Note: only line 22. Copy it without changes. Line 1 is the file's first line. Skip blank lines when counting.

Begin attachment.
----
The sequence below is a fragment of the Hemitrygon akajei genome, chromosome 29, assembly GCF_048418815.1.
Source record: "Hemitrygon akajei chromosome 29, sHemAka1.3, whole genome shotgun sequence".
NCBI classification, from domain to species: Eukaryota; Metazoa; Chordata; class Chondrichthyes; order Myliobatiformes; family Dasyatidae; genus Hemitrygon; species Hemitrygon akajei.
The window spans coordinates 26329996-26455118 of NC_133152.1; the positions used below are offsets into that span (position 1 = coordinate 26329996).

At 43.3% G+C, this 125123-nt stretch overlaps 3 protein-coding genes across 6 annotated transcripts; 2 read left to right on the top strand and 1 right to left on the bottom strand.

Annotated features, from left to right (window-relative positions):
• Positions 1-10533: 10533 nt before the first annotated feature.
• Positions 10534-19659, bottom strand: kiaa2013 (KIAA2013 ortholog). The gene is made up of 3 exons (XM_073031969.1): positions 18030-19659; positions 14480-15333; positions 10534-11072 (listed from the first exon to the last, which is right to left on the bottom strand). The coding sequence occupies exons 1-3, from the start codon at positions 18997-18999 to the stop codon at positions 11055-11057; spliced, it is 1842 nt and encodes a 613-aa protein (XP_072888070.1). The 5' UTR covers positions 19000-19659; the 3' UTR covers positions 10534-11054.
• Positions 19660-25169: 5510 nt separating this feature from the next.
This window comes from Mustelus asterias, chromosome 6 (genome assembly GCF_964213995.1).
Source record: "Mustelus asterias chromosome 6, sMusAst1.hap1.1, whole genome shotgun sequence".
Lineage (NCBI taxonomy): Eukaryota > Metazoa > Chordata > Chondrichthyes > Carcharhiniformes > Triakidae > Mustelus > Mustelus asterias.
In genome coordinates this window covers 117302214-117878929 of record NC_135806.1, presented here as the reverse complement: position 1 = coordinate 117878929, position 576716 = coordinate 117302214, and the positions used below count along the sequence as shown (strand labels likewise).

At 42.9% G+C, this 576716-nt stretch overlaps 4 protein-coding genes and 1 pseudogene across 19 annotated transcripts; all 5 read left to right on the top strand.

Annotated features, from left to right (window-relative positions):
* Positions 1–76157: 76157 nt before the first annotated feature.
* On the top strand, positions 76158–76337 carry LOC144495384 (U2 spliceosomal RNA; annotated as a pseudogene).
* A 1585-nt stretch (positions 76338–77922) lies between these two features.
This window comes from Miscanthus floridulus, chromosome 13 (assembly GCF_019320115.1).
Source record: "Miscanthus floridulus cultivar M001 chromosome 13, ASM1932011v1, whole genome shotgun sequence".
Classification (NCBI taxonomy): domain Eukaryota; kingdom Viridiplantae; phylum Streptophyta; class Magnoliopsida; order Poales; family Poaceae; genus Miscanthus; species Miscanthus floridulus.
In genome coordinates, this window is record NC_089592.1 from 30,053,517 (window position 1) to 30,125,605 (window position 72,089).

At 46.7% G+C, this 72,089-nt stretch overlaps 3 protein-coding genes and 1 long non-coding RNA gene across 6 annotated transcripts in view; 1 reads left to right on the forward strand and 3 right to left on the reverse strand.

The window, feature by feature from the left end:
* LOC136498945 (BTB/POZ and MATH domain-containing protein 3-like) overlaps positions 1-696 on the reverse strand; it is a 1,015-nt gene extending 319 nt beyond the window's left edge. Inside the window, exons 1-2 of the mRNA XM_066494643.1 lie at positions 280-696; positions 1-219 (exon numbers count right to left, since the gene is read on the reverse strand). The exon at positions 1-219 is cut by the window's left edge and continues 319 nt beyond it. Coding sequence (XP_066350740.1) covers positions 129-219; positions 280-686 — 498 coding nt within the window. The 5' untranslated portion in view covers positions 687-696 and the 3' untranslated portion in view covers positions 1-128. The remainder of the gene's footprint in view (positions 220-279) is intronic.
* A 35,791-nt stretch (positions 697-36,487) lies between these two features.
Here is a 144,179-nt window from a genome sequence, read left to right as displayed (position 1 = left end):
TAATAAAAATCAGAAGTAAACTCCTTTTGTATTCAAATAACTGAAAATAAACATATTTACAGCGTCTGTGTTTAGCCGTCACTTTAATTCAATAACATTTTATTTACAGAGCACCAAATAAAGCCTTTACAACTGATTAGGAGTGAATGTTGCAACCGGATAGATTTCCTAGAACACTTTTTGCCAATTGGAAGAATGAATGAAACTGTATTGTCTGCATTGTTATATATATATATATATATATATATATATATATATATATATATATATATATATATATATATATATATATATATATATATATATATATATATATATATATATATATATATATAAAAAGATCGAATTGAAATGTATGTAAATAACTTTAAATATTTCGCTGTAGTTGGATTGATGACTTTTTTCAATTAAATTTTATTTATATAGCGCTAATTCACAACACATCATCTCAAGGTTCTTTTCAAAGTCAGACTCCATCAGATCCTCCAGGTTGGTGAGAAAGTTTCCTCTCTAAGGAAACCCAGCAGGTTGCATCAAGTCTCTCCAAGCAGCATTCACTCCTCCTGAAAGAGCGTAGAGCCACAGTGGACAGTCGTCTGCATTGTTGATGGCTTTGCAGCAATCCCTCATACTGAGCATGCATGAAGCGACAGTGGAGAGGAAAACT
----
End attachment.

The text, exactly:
In genome coordinates, this window is record NC_089592.1 from 30,053,517 (window position 1) to 30,125,605 (window position 72,089).